Write. I mean you’d be surprised that a lot of writers won’t give you a new script and I can’t do my job if I don’t have new material. In television every year it’s the same cycle, at least for the networks. So if for development season I’m getting out their script, I need a new script for the following development season. Same thing for staffing.

Writers need to write. They also need to generate ideas. They need to be pounding the pavement, looking. Whether it’s optioning books, optioning articles. Reading articles, just figuring out how to generate ideas.

HOW IS STAFFING CHANGING NOW WITH MORE OUTLETS?

There was a time when if you did not get a job in May or early June, you could be out for a year and that’s not the case anymore. Because there are so many networks, there are jobs all year long.

The same goes for you can pitch network season the same every year, but cablewise, you can pitch all year long. There’s just a lot more opportunity and it’s not as scary for the clients because they know that if they miss that window, there’s much more opportunity throughout the year.

Coming soon – more from Tracey including building a brand as a writer, common mistakes writers make and advice on sustaining a long career.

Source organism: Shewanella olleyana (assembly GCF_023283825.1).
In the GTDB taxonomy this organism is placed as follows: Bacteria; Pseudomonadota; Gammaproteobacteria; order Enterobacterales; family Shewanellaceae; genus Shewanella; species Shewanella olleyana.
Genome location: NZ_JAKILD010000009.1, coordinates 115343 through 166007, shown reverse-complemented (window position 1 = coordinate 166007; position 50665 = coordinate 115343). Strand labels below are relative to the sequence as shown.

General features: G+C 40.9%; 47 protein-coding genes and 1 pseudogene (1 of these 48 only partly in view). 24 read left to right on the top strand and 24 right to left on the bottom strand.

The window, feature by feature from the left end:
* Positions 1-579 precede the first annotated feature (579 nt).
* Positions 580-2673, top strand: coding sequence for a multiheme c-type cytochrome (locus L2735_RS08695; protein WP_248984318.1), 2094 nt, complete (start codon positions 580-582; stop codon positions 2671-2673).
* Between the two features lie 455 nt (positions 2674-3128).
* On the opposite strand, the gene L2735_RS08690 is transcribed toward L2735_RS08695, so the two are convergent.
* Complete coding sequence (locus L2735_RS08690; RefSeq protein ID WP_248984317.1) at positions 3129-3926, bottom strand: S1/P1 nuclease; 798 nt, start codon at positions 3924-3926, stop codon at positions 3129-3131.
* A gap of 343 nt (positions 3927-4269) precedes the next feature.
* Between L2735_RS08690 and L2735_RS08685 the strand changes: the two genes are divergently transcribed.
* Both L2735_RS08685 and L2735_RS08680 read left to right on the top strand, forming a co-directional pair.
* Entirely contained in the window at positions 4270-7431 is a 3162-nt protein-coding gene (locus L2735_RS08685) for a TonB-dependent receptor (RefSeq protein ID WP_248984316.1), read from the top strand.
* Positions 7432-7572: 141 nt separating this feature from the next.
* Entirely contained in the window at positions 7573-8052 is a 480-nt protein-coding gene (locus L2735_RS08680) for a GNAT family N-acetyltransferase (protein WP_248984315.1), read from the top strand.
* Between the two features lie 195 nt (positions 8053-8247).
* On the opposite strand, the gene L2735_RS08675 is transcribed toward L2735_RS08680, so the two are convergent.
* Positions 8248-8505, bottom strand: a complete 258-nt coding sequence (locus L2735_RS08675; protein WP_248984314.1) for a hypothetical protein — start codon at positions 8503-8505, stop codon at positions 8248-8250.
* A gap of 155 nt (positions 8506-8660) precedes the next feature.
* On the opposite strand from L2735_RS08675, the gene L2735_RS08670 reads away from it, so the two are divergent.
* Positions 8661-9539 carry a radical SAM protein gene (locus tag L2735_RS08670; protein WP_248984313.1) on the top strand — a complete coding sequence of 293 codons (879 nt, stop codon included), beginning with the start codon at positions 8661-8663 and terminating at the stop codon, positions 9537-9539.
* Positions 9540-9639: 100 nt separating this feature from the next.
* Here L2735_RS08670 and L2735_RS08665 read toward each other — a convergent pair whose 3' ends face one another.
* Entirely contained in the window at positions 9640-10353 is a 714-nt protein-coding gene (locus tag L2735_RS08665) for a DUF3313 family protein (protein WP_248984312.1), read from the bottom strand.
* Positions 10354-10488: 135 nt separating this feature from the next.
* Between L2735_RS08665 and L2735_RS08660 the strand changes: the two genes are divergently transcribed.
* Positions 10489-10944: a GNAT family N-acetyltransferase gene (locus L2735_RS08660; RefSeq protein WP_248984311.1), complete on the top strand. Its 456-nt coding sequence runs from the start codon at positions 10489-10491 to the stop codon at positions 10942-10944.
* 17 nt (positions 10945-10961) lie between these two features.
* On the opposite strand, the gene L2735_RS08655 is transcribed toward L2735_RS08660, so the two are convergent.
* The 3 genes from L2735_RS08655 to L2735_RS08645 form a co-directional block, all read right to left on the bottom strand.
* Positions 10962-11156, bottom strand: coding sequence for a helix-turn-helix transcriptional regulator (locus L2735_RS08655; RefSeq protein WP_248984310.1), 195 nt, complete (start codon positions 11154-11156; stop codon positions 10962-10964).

Kelly Jo Brick is a TVWriter™ Contributing Editor. She’s a television and documentary writer and producer, as well as a winner of Scriptapalooza TV and a Sundance Fellow. Read more about her HERE.

Leesa Dean: Adventures of a Web Series Newbie – Chapter 15


Adventures of a Web Series Newbie - Chapter 15: History, Pt. 2

History
by Leesa Dean 

Before I continue, I wanted to address the Clay thing. For those that don’t know, I released a brand new Chilltown episode, Clay Aiken, Weed Genie?!? and I’m really excited about it! Been getting great feedback. If you haven’t seen it, you can watch it here.

But there’s a little side story. Before I launched, I put together a few teasers and one of them was a clip from the Clay Aiken, Weed Genie show that ran about 4 seconds. I put it up on Reddit and next thing I knew, a bunch of “Claymates” were pissed. One of them claimed Clay didn’t “talk that way” and another claimed he didn’t “look like that.” I wrote back, saying, uh, this is supposed to be a parody, but they, apparently, were gravely disturbed. I actually didn’t even think I reamed him too hard. Yeah, his voice is over the top, but…IT’S A COMEDY!

I was a bit upset about it. Chilltown is my baby and I was scared of, essentially, the Attack of The Claymates. Or criticism. Or both. A few friends said, “Are you NUTS!? This is the best thing that could have happened. You can only HOPE they’ll be pissed. The controversy will make more people watch.”